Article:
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Meetings are sometimes needed to inform, plan, assign tasks, move projects forward and to evaluate progress, but many people find meetings a colossal waste of time. It’s not unusual to observe people at meetings who look disinterested, or who use the time to catch up on email or texts. Meetings can get off track when participants bring up issues unrelated what is being addressed. When you think about ten people attending a one-hour meeting that does not accomplish much, that is 10 hours of time that could have been spent doing something more productive. When you are in charge of a meeting, make the most of it. Consider the following tips for making the most of your meetings.

First, determine if you need a face-to-face meeting

A “ritual” staff meeting at 8:30 a.m. each Monday that a manager began 20 years ago may not be a wise use of time today. In fact, it is probably unnecessary to come together for a meeting when you can accomplish the same tasks remotely. When a conference call will do, why have a meeting? When you can meet face-to-face using social media, there’s no need to leave your desk or drive across town to a meeting. Often, text messages or emails are sufficient for updates or status reports.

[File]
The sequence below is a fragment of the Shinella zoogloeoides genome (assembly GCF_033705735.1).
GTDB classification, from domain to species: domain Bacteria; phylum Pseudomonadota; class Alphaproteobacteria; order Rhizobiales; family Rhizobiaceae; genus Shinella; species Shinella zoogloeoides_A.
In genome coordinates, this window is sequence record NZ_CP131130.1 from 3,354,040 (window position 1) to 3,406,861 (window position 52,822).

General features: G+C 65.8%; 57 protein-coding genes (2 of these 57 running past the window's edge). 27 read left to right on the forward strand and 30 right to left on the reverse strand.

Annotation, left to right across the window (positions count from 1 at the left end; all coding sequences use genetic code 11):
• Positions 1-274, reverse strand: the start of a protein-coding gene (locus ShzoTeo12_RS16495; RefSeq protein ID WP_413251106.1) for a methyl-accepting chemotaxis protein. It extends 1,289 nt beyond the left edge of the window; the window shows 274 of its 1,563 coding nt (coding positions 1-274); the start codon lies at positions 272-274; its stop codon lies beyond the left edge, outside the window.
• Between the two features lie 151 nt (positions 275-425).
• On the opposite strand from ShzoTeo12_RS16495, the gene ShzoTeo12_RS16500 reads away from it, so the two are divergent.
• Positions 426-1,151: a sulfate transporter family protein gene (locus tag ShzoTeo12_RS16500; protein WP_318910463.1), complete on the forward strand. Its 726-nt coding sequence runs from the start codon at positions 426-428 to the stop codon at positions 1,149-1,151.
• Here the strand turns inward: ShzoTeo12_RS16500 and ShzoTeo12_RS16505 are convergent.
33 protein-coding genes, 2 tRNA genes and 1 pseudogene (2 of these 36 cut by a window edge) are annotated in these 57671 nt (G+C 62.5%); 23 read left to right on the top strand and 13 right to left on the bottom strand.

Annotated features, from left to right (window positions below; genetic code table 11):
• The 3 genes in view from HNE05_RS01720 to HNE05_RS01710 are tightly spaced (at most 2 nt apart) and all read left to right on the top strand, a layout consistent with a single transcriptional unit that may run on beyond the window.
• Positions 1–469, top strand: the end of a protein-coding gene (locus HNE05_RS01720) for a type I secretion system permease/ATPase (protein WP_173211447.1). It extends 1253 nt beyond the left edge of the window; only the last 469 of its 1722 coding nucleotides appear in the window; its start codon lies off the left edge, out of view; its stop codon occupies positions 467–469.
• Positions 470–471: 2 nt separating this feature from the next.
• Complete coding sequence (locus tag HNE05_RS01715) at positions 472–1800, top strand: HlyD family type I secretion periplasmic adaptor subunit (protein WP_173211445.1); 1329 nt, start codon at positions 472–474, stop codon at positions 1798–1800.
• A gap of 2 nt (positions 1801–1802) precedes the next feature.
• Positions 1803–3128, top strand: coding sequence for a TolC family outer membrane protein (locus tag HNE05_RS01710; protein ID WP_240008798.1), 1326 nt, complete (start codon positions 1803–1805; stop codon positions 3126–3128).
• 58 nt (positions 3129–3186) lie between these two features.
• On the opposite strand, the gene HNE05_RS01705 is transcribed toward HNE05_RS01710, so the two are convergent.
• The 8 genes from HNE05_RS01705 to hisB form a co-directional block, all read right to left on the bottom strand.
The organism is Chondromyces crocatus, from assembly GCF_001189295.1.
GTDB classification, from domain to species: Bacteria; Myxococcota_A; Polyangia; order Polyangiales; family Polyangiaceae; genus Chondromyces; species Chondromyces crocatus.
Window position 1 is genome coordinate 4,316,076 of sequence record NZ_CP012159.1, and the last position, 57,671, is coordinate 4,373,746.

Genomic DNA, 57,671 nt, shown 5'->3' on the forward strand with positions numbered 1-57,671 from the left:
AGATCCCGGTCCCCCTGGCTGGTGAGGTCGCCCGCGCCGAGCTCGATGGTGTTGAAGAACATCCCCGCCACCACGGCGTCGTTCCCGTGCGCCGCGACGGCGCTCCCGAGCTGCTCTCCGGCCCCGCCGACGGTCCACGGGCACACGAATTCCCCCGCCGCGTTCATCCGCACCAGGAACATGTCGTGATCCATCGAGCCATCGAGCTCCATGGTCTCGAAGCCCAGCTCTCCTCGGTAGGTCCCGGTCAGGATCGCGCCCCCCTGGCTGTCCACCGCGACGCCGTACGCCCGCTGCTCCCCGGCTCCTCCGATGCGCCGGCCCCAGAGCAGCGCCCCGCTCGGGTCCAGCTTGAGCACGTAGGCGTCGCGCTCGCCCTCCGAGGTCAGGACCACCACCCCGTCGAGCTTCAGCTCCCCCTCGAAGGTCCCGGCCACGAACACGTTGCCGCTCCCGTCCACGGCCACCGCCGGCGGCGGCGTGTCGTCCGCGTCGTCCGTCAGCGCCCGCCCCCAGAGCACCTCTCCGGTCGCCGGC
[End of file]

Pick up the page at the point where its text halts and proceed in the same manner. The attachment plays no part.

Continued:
Set a clear agenda and stick to it

Whether you meet face-to-face or remotely, a meeting without an agenda can be like wandering in the wilderness. Not only is an agenda needed to keep the meeting running smoothly, but sending the agenda to participants early helps them become familiar with what will be discussed. They can make a list of any questions or concerns prior to coming to a meeting.

Record accurate minutes

Accurate minutes ensure that you have a record of the important issues discussed and decisions that were made. Minutes also include unfinished business and any tasks assigned to specific employees or members. The person taking minutes should record major issues discussed, motions, votes and whether motions passed. Having an accurate account of meeting proceedings takes the guesswork out of planning your agenda for the next meeting.

Send minutes to members or participants soon after the meeting while it is still fresh in their minds. Most likely they will read the minutes and suggest corrections if needed. Sending minutes to participants in advance, rather than waiting until the next meeting to share them will save time. When participants have read the minutes prior to the meeting, you can call for a motion to dispense with the reading of the minutes.